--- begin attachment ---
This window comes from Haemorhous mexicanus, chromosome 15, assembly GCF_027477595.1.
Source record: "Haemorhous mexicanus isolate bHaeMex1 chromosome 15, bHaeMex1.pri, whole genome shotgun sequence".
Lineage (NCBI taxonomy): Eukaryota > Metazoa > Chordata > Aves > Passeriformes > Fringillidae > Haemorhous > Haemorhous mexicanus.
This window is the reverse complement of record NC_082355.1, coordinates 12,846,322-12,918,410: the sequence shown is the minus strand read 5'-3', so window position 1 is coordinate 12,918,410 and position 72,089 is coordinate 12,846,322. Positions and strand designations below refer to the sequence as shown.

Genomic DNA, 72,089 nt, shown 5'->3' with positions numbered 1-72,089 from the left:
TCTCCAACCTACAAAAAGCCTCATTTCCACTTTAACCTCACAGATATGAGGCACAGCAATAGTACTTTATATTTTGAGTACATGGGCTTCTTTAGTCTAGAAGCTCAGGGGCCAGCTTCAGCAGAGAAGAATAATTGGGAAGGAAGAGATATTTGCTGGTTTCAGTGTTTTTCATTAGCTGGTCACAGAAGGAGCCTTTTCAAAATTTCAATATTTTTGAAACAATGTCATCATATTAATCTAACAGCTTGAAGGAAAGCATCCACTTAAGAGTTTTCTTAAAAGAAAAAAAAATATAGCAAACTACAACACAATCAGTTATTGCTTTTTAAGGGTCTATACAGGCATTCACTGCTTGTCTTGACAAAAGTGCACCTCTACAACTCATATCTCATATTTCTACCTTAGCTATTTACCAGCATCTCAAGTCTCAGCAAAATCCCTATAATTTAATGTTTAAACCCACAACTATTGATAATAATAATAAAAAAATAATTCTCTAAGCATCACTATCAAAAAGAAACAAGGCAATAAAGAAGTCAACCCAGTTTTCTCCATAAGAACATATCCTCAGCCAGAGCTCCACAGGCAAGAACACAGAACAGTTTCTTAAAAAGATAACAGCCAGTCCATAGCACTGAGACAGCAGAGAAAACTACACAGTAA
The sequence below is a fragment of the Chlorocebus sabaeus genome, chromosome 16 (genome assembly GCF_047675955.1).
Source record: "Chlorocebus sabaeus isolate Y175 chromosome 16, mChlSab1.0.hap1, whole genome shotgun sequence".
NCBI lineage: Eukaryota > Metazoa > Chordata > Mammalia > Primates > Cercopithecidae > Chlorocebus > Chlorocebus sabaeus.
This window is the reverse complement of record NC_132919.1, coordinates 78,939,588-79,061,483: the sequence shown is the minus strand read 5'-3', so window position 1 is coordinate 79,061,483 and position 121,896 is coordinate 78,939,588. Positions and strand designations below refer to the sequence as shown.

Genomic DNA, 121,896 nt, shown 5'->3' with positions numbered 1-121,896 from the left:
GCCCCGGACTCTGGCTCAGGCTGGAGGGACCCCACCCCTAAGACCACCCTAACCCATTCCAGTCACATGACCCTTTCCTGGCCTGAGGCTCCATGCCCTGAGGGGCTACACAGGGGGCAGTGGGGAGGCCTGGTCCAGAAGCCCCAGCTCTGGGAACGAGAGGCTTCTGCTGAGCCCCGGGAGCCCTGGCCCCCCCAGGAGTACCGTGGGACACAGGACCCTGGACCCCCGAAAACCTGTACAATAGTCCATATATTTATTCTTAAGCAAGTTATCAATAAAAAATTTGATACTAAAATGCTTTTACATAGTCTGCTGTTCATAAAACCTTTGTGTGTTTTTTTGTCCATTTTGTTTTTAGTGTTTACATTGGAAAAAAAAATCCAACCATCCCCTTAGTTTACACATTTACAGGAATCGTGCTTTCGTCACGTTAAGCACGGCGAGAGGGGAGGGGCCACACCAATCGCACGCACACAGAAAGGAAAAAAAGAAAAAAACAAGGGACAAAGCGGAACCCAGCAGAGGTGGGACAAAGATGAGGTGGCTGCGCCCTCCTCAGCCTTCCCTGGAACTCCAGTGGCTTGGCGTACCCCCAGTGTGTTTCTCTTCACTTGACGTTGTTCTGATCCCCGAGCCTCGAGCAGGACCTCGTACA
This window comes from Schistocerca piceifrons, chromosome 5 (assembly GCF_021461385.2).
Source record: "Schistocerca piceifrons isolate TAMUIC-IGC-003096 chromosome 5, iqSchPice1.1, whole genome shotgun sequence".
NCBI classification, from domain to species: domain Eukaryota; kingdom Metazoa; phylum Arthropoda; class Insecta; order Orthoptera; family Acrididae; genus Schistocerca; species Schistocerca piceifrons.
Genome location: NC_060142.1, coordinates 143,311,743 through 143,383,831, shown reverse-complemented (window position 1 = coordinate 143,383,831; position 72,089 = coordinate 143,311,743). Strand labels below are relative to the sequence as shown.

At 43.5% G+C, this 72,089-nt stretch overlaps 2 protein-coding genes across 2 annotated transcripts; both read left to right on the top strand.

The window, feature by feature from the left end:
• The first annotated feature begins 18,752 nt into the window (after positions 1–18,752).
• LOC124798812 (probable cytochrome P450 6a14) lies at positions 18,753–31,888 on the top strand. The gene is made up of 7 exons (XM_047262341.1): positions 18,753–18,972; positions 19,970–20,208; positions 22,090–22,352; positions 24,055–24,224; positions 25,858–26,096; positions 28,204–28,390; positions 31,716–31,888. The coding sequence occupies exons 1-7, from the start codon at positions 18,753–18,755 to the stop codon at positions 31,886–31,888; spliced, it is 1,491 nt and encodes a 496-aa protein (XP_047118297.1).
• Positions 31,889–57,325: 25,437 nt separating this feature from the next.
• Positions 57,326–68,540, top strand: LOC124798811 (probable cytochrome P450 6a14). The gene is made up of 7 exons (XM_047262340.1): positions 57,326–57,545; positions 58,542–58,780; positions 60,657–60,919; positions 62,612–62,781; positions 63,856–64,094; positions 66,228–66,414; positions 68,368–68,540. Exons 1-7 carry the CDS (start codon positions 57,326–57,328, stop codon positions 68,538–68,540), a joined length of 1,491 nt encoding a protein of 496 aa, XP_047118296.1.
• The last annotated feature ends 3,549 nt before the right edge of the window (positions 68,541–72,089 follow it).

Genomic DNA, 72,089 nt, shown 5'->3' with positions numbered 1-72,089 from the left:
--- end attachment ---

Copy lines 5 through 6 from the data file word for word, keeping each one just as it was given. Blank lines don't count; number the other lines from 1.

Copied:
Genomic DNA, 72,089 nt, shown 5'->3' with positions numbered 1-72,089 from the left:
TCTCCAACCTACAAAAAGCCTCATTTCCACTTTAACCTCACAGATATGAGGCACAGCAATAGTACTTTATATTTTGAGTACATGGGCTTCTTTAGTCTAGAAGCTCAGGGGCCAGCTTCAGCAGAGAAGAATAATTGGGAAGGAAGAGATATTTGCTGGTTTCAGTGTTTTTCATTAGCTGGTCACAGAAGGAGCCTTTTCAAAATTTCAATATTTTTGAAACAATGTCATCATATTAATCTAACAGCTTGAAGGAAAGCATCCACTTAAGAGTTTTCTTAAAAGAAAAAAAAATATAGCAAACTACAACACAATCAGTTATTGCTTTTTAAGGGTCTATACAGGCATTCACTGCTTGTCTTGACAAAAGTGCACCTCTACAACTCATATCTCATATTTCTACCTTAGCTATTTACCAGCATCTCAAGTCTCAGCAAAATCCCTATAATTTAATGTTTAAACCCACAACTATTGATAATAATAATAAAAAAATAATTCTCTAAGCATCACTATCAAAAAGAAACAAGGCAATAAAGAAGTCAACCCAGTTTTCTCCATAAGAACATATCCTCAGCCAGAGCTCCACAGGCAAGAACACAGAACAGTTTCTTAAAAAGATAACAGCCAGTCCATAGCACTGAGACAGCAGAGAAAACTACACAGTAA